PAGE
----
During the Italian Renaissance — the period from about 1475 to 1600 that is often seen as the foundation of later European art — drawing became increasingly vital to the artistic process, as it grew dramatically more sophisticated in technique and conception. Today, Italian Renaissance drawings are considered some of the most spectacular products of the Western tradition. Yet, they often remain shrouded in mystery, their purpose, subjects, and even their makers unknown.
Featuring drawings from the Getty Museum’s collection and rarely seen works from private collections, “Spectacular Mysteries: Renaissance Drawings Revealed” highlights the detective work involved in investigating the mysteries behind master drawings.
“The Getty’s collection of Italian drawings counts among the greatest in this country, and this exhibition will surprise many visitors with how much we still have to learn about these rare works of art,” explains the Getty Museum director, Timothy Potts. “This display, which includes some of our best Italian drawings, provides many insights into the methods curators use to investigate the purpose and meaning of these superlative works of art, and some of the revelations they have disclosed.”
The practice of drawing flourished in Italy during the Renaissance, due to a surge in patronage for paintings, sculpture, and architecture, which went hand in hand with the rise of artists’ studios and a rigorous production process for these works.
Many of the drawings produced at the time tell stories of their creation and the purposes they served, yet sometimes even the most seemingly simple question — who drew it? — is a mystery. Given the ease and informality with which a sketch can be made, its purpose and other information about it must be discovered from the only surviving evidence: the drawing itself.
Clues about the artist can be uncovered by comparing a drawing with the stylistic characteristics of other sheets. In 1995, for example, a Sotheby’s expert looked at “Study of a Mourning Woman” (about 1500–1505), and immediately recognized the distinctive penwork and handling of the drapery of Michelangelo. Subsequent study confirmed this attribution. The Getty acquired the drawing in 2017.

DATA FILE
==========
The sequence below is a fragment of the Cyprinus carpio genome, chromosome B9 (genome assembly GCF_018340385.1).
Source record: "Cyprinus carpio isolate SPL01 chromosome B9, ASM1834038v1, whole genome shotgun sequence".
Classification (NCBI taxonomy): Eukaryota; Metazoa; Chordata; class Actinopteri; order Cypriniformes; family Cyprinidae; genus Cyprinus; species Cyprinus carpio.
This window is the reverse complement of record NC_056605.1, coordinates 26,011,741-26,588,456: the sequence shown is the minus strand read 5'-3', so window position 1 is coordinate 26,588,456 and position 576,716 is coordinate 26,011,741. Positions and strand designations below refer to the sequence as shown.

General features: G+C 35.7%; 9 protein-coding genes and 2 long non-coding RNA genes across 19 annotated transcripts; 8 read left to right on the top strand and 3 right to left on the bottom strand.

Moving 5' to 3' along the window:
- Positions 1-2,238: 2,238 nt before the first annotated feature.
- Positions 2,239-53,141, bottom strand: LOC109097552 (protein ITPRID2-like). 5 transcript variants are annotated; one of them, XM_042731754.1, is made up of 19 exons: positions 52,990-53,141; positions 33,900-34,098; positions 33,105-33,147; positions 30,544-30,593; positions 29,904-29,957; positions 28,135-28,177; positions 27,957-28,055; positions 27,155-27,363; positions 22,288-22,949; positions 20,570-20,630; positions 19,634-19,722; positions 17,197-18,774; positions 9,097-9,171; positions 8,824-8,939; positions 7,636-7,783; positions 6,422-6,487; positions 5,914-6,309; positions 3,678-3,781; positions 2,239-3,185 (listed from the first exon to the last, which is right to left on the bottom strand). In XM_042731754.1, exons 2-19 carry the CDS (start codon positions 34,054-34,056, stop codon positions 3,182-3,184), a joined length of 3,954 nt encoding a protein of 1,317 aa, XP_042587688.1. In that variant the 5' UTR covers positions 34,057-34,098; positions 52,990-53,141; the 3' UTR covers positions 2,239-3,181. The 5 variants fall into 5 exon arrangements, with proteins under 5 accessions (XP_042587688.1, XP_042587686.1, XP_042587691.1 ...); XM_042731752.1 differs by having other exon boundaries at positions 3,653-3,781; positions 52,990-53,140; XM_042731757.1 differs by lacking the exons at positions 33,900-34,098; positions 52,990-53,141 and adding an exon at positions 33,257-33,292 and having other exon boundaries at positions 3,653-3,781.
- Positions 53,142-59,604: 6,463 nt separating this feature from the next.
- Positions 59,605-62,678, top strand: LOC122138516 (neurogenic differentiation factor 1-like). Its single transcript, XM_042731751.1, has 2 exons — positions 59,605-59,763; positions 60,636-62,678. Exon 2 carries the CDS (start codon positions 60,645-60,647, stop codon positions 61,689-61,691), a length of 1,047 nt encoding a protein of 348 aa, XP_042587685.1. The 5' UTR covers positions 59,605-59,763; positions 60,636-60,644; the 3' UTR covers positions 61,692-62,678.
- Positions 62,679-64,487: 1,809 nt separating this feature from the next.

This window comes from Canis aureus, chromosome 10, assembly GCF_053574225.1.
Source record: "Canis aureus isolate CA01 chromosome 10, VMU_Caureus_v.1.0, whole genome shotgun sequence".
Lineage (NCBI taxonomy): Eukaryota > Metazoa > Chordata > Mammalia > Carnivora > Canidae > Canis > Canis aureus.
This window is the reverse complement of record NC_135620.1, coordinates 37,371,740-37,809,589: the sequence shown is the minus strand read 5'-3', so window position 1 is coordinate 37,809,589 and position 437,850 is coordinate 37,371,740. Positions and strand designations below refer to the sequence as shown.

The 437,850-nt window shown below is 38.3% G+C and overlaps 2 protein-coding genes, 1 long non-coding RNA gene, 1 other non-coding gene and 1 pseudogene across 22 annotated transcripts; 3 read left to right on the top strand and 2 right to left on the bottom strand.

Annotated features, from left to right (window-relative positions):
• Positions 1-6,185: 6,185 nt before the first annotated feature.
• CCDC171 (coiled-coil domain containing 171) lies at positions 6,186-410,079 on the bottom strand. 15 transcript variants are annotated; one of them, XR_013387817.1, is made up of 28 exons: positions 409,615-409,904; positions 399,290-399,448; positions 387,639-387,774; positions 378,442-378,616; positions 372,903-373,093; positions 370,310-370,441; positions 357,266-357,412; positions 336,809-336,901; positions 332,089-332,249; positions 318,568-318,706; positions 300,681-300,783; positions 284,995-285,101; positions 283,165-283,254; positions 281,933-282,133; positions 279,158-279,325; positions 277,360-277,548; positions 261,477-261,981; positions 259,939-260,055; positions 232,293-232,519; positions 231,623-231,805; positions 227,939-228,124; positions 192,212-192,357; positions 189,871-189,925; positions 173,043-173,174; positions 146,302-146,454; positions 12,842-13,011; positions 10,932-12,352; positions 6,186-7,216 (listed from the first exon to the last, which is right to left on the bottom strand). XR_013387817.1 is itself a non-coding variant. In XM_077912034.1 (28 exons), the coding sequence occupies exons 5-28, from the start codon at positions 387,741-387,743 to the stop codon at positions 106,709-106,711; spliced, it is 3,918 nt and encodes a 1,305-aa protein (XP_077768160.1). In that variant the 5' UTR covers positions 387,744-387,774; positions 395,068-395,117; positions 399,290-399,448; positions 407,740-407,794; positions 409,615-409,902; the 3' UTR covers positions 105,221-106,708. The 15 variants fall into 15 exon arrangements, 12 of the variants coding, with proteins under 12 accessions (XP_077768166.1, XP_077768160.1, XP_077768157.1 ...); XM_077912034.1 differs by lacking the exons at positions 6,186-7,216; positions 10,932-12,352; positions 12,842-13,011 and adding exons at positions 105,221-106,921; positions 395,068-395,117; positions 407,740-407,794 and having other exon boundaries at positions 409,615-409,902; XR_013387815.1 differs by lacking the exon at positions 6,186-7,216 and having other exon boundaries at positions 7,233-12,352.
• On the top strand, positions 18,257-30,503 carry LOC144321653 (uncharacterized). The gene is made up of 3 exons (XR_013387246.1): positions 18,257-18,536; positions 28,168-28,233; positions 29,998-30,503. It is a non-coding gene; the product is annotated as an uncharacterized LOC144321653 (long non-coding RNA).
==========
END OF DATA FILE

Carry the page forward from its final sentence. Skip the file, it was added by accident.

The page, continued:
Inscriptions can sometimes also be a useful clue to the artist but should be treated with caution since they often reflect the over-optimistic attribution of a past owner. One work in the exhibition — “Exodus” (about 1540) — features many inscriptions. It took some time and much research to decipher which inscriptions belonged to past owners and which was that of the artist. Eventually, the drawing was attributed to Maturino da Firenze.
Mysteries about the sitter, subject, and purpose can sometimes be revealed by linking a drawing to a painting, sculpture, or print. The purpose of “Two Male Standing Figures” (about 1556) was unknown until 2001, when the work was auctioned and identified as the work of Girolamo Muziano. At that time, it was determined to be a study for figures in an altarpiece the artist painted for the cathedral in Orvieto.
“As I try to learn more and more about these captivating works, I sometimes feel like a detective,” says Julian Brooks, senior curator of drawings and curator of the exhibition. “In the end, this exhibition is the story of what we know, what we don’t know, what we might know, and what we can’t know about these extraordinary works of art and their world.”
“Spectacular Mysteries: Renaissance Drawings Revealed” is on view through April 28, 2019 at the J. Paul Getty Museum at the Getty Center (Los Angeles, CA). The exhibition is curated by Julian Brooks, senior curator in the Department of Drawings.